Bake in a preheated moderate oven 180C/350F/regulo 4, for 30-45 minutes or until the topping is cooked and golden. Serve with cream flavoured with elderflower cordial or just softly whipped cream and soft brown sugar.
Variation: Gooseberry and Elderflower
Stew the gooseberries with white sugar, add 2 elderflower heads tied in muslin while stewing, remove elderflowers and proceed as above.
Variations on the Crumble
30g oatflakes or sliced hazelnuts or nibbed almonds can be good added to the crumble.
This is certainly one of the most impressive of the French tarts, it is wonderful served warm but also very good cold and it keeps for several days.
450g (1lb) green gooseberries
150ml (5floz) water
60g (2oz) sugar
200g (7oz) flour
110g (4oz) cold butter
1 egg yolk, preferably free range and organic
3-4 tablespoons cold water
100g (31/2oz) butter
75g (3oz) castor sugar
1 egg, beaten
1 egg yolk, preferably free range
110g (4oz) whole blanched almonds, ground or 1/2 ground almonds and 1/2 blanched and ground
25g (1oz) flour
25g (1oz) flaked almonds
Elderflower Cream (flavour softly whipped cream with elderflower cordial to taste)
23cm (9inch) diameter flan ring or tart tin with a removable base
First make the shortcrust pastry: Sieve the flour and salt into a bowl, cut the butter into cubes and rub into the flour with the fingertips. Keep everything as cool as possible; if the fat is allowed to melt the finished pastry may be tough. When the mixture looks like coarse breadcrumbs, stop. Whisk the egg yolk and add the water.
To make the stock syrup: Boil sugar and water until all the sugar is dissolved and cool. Stock Syrup can be kept in the refrigerator until needed.
Take a fork or knife (whichever you feel most comfortable with) and add just enough liquid to bring the pastry together, then discard the fork and collect the pastry into a ball with your hands. This way you can judge more accurately if you need a few more drops of liquid.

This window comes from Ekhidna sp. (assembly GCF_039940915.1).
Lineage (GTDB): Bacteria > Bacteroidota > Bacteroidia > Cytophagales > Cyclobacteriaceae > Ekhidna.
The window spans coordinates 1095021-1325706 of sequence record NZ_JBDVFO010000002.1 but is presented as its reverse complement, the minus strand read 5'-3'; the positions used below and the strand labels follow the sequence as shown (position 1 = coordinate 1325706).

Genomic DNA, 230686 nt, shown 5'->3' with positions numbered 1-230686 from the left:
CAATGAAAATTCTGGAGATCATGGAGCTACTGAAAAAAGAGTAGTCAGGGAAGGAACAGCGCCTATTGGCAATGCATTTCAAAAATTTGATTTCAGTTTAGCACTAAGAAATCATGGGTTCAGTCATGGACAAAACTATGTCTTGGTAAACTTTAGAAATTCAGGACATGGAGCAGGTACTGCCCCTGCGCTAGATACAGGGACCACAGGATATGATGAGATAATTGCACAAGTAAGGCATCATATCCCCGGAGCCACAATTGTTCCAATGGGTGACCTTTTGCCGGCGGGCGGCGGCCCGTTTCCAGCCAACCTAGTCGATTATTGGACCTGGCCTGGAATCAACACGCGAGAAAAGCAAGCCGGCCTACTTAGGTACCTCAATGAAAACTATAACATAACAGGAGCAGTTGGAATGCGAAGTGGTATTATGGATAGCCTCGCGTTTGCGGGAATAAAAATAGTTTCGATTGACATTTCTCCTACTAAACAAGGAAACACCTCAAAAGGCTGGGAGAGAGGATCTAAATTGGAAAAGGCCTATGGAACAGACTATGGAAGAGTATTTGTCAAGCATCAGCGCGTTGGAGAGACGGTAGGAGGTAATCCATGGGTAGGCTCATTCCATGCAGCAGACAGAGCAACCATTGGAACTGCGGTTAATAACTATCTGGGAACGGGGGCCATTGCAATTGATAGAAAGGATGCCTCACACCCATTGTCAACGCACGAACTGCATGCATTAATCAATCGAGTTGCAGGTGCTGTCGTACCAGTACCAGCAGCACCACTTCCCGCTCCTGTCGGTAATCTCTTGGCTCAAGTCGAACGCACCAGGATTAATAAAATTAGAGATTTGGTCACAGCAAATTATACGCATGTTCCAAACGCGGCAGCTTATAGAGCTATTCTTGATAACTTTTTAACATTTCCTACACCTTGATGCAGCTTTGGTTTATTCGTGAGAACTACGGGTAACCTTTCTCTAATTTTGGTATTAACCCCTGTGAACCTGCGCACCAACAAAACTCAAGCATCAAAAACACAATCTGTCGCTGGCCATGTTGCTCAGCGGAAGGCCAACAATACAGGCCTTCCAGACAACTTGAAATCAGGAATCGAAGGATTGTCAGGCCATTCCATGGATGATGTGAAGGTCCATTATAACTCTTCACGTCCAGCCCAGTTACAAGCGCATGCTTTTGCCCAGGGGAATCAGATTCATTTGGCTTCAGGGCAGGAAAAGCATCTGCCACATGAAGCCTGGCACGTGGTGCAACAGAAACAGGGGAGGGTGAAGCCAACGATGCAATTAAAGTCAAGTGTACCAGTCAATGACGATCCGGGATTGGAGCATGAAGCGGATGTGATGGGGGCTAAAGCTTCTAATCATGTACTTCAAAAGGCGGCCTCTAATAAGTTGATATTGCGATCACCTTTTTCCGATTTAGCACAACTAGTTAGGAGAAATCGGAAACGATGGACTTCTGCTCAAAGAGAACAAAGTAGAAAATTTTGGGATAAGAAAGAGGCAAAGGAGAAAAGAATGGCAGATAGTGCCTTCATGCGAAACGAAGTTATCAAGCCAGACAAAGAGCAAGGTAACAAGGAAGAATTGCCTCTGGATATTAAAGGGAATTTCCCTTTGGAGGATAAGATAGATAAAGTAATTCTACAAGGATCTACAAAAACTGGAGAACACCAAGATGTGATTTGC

Although slightly damp pastry is easier to handle and roll out, the resulting crust can be tough and may well shrink out of shape as the water evaporates in the oven. The drier and more difficult-to-handle pastry will give a crisper shorter crust.
Cover the pastry with greaseproof paper and leave to rest in the fridge for a minimum of 15 minutes or, better still, 30 minutes. This will make the pastry much less elastic and easier to roll.
Meanwhile, top and tail the gooseberries, put into a stainless steel saucepan, barely cover with stock syrup, bring to a boil and simmer until the gooseberries just begin to burst. Cool.
Next make the frangipane: Cream the butter, gradually beat in the sugar and continue beating until the mixture is light and soft. Gradually add the egg and egg yolk, beating well after each addition. Stir in the ground almonds and flour. Spread the frangipane over the top and sprinkle with flaked almonds.
Turn the oven up to 200C/400F/Gas Mark 6. Bake the tart for 15 minutes. Turn down the oven heat to moderate 180C/350F/Gas Mark 4 and continue cooking for 15-20 minutes or until the fruit is tender and the frangipane is set in the centre and nicely golden.
Serve with Elderflower Cream.
It’s worth growing a gooseberry bush just to make this jam alone.